I’m not someone who makes a habit of seeking out museums. In general, I would prefer to spend my day walking around or hanging out with friends than within the walls of a normal museum. The Renwick, however, isn’t a normal museum, and the previously constricting walls are now pink!
Ever since the “Wonder” exhibit opened and became popular at the Renwick, I had seen a multitude of posts on social media featuring the colored string structures, twisted branches, and colorful nets that dominate the museum. When looking at those photos I always noticed that they were taken from the same perspectives, focusing on the same features of every piece of artwork, and generally beating the same images into my memory over and over.Most of the time when I, for whatever reason, visit an art museum with installations as unique as those in the Renwick, there is an element of “shock factor” to each of the pieces, or to the exhibit as a whole. The barrage of photos of the same perspectives, however, made my inaugural visit that much less surprising—at first.
Upon arriving in the museum, I was relatively unsurprised by the exhibits upon first glance as I had garnered a general idea of what the exhibits contained by looking at the photos I had previously seen. Interestingly, it was the fact that I was already somewhat conditioned to the exhibit that forced me to look at each piece from a different perspective to see if I could find something that hadn’t been seen before.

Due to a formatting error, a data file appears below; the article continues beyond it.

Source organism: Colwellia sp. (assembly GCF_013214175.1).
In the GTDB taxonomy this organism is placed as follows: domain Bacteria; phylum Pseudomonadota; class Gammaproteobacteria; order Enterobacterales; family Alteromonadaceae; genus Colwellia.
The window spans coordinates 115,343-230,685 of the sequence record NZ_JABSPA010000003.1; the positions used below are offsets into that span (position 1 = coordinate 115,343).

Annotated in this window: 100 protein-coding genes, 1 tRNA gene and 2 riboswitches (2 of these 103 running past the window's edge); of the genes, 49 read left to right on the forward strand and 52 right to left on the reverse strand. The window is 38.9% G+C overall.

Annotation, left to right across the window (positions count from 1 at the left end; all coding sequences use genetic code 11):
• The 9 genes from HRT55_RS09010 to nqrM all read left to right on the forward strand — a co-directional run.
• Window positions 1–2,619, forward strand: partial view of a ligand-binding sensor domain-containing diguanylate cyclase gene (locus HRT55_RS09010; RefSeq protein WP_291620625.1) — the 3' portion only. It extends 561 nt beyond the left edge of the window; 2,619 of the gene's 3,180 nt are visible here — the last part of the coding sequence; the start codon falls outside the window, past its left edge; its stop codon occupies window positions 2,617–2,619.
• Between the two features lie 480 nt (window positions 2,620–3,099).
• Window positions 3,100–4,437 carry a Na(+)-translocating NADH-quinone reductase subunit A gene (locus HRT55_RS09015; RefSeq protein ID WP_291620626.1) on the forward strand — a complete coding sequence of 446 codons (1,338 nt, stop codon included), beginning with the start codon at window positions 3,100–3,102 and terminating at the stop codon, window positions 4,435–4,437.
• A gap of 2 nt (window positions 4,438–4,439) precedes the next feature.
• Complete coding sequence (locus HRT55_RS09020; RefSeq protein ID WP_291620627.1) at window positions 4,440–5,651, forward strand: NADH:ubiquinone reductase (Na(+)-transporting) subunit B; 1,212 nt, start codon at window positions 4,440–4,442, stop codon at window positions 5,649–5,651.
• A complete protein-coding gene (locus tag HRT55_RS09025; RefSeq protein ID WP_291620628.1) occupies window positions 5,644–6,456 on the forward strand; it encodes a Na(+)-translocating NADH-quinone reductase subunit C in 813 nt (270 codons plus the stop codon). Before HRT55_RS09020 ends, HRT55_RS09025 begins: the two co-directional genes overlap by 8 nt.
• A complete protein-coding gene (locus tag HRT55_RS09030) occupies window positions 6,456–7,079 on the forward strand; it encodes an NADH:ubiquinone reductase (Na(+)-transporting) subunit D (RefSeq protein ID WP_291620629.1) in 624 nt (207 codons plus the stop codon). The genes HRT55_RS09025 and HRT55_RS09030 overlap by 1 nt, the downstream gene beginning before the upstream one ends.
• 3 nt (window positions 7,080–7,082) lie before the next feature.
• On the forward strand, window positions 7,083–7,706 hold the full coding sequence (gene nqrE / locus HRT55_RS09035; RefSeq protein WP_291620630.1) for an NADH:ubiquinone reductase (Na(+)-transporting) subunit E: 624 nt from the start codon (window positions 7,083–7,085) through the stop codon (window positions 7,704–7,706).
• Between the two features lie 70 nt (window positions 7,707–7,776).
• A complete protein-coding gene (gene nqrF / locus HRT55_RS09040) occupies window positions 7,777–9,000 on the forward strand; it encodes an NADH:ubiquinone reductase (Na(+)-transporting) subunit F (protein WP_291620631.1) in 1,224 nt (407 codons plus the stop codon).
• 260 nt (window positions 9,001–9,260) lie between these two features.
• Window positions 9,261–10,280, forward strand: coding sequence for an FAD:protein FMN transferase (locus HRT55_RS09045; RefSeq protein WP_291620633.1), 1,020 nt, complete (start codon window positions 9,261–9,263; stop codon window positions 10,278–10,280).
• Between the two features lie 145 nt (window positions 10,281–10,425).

Approaching art in an environment like the Renwick’s where many people are taking photos at once was interesting in that it allowed me to observe what angles or pieces of art people found particularly interesting. For example, while many people loved taking photos down the trunk of John Grade’s Middle Fork, I didn’t see a single person taking photos of Booker’s ANONYMOUS DONOR. The Renwick is interesting in that, by encouraging patrons to take photos, the muse
um is essentially taking a poll of its patrons regarding which pieces they find most interesting.
With regard to Judkis’s suggestion that taking photographs hampers students’ ability to recall the exhibit, I think the Wonder exhibit at the Renwick certainly doesn’t eliminate that possibility (it’s easy to wander through quickly and take quick, generic snapshots). That being said, if one were to take more time and seek out different, more unique perspectives on the art, the extra focus that comes with framing these photographs would prove to be a way of memorializing them in one’s mind—not just physically.